It’s been lingering for about two weeks.
The Seattle Mariners didn’t try to deny or ignore it, they hoped it would fix itself. But it hasn’t.
With Wednesday night’s ninth-inning implosion by closer Tom Wilhelmsen at Safeco Field in a 6-1 loss to the Houston Astros, manager Eric Wedge is forced to rethink how he pitches the ninth inning and with whom.
Right now, Wilhelmsen looks nothing like the closer who started the season with 11 saves in his first 11 opportunities. He was dominant and consistent. Now he’s anything but, bringing back chilling memories of Heathcliff Slocumb, Bobby Ayala and Brandon League.
“Tom Wilhelmsen is still our closer standing here right now, but I mean, the game just got over,” Wedge said. “Anything we do will involve a lot of conversation. We’ll make sure we’ll do the right things for the right reasons. And that’s for this club and each individual on this club.”
The Mariners don’t have many options with Stephen Pryor on the disabled list. Carter Capps throws hard, but has trouble against left-handed hitters and is young (22). Left-hander Oliver Perez is a veteran and can get both lefties and righties out, but he’s also been up and down this season. After that, there aren’t many options.
It’s been a brutal freefall for Wilhelmsen. Blessed with a 98 mph fastball and a knee-buckling curveball, he can overwhelm hitters. But in this latest slide that started May 20 with a blown save in Cleveland where he dropped a ball covering first base for the final out of the game, Wilhelmsen’s command has been shaky. In his last 11 appearances, Wilhelmsen has worked one 1-2-3 inning while walking 10 batters and giving up 11 hits.
“He’s been a little bit better, but it’s still not dominant like you saw him early on,” Wedge said. “He had been making some improvement, making some pitches, but still not the consistency with which you need.”
Wednesday’s appearance highlighted those struggles.
After finally breaking through and taking a 1-0 lead in the bottom of the eighth inning on Nick Franklin’s RBI single, Wedge handed the ball to Wilhelmsen in hopes of securing a series sweep of the Astros.
But he couldn’t close it out.
He gave up back-to-back singles to Jason Castro and J.D. Martinez to start the ninth inning. Carlos Corporan bunted the runners into scoring position. Wedge had Wilhelmsen intentionally walk Carlos Pena to load the bases but they didn’t stay loaded for long.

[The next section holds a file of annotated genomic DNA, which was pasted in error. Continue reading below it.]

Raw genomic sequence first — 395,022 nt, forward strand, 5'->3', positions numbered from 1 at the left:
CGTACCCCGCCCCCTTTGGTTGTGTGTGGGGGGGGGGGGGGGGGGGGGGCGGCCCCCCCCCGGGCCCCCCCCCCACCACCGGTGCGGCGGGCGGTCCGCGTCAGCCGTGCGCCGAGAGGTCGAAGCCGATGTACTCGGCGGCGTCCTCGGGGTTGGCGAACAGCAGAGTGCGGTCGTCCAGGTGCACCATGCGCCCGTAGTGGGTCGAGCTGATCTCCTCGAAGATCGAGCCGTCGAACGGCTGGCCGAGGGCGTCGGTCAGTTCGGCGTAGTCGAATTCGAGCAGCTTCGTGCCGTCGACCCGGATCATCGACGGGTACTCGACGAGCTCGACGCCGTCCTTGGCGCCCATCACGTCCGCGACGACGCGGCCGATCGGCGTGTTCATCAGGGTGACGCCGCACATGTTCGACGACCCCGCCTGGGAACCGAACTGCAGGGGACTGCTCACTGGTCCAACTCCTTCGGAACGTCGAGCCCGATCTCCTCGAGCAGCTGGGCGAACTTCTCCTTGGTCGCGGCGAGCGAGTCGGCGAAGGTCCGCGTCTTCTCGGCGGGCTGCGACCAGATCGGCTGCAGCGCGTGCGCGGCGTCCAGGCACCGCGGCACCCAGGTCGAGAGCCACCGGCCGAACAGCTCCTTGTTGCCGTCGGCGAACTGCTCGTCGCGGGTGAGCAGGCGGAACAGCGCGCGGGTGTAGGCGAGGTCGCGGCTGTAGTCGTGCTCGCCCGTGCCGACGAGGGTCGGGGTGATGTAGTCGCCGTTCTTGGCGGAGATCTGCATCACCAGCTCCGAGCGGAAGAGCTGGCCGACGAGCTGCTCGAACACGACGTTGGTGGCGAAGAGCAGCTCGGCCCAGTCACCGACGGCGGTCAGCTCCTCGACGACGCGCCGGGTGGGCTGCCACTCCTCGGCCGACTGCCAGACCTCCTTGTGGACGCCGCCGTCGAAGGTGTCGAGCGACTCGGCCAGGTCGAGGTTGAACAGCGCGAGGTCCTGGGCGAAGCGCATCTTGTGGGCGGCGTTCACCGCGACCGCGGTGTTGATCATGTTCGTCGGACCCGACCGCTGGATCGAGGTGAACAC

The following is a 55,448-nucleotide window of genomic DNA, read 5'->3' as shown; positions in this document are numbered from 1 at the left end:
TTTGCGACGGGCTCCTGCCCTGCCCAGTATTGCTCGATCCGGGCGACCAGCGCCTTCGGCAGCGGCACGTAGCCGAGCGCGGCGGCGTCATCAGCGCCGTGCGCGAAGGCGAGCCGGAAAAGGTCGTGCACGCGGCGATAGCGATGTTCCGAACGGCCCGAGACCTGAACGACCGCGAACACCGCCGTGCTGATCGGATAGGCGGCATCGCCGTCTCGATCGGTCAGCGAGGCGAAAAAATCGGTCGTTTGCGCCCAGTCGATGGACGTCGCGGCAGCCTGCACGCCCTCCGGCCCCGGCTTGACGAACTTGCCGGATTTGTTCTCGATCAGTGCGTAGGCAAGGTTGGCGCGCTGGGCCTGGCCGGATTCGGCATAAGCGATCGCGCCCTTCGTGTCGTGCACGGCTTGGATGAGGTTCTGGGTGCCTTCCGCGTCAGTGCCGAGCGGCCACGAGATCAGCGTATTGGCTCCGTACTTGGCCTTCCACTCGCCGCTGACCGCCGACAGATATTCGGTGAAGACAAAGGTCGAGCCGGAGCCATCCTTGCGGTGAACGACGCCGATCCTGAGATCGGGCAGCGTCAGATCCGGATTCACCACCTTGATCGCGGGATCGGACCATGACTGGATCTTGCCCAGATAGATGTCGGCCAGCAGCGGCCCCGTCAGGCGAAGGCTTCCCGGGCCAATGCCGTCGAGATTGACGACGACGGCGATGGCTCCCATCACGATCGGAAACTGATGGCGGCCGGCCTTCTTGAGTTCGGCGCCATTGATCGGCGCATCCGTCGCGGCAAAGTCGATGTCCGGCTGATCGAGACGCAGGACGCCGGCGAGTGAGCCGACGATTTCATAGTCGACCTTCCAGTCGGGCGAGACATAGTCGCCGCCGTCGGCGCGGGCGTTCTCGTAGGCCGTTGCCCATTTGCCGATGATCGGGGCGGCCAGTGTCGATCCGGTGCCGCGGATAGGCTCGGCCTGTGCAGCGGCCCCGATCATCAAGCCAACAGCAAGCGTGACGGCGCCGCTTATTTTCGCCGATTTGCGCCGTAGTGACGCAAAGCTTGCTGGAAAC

Chris Carter hit a screaming line drive to the left-center gap for a double to score two runs and give the Astros the lead.
Wilhelmsen then intentionally walked Matt Dominguez to load the bases again.
Wedge lifted him in favor of Yoervis Medina, but the rookie couldn’t stop the bleeding, giving up a RBI single then a two-run single to push the lead to 5-1. All five runs were charged Wilhelmsen. Charlie Furbush relieved Medina and walked two batters – the second scoring Houston’s sixth run – before ending the misery.
It was Wilhelmsen’s fourth blown save of the season.
“(Expletive), in a word, for lack of words,” Wilhelmsen said about the outing. “Maybe merry-go-round, would be another word, or maybe three words.”
Anger aside, he knows the struggles can’t continue.
“You have to throw it behind you and plug on,” he said.
The blown save soured a brilliant outing from starter Jeremy Bonderman, who pitched eight shutout innings, giving up three hits and striking out five while walking two.
Bonderman was at 89 pitches after eight innings.
“It was good today,” Bonderman said. “I just tried to pitch down and keep the pitch count down.”
Could he have pitched the ninth?
“I felt good, but, I mean, it’s not my call to make,” Bonderman said. “Tom is one of the best in the game so I don’t have problem with that move at all. Ninety-nine percent of the time he’s going to seal that down. It’s part of the game.”
Why didn’t Wedge stay with Bonderman?
“We can’t do that to him, not with his history,” Wedge said, alluding to the Tommy John surgery in 2012 and all the shoulder issues that forced Bonderman out of baseball in 2010. “He’s 13 or 14 months off of surgery. He hasn’t been that deep in a ballgame in years. A 0-0 ballgame or a 1-0 ballgame, you aren’t going to do that to him.”
Instead, Wedge called on his closer, who had saved 16 games this season. And his closer failed.
There is no great conspiracy to Wilhelmsen’s troubles Wednesday. His fastball was up in the strike zone and over the plate. Regardless of how much velocity is on it, players can hit it, and hit it hard. And it didn’t help that he didn’t have command of his curveball. Wilhelmsen’s fastball command has been spotty in the past few weeks and it’s a cause for concern.
“He was just up today,” Wedge said. “He left them up and they hit him pretty good. We (want to have him) driving the ball downstairs and missing down when he does miss. We’ll work on it.”
Whether that happens as the closer isn’t certain.
“You’ve got to be careful,” Wedge said. “Any type of decision you make, you have to make sure it’s the right one to do before you move forward because you aren’t going to (go) back and forth.”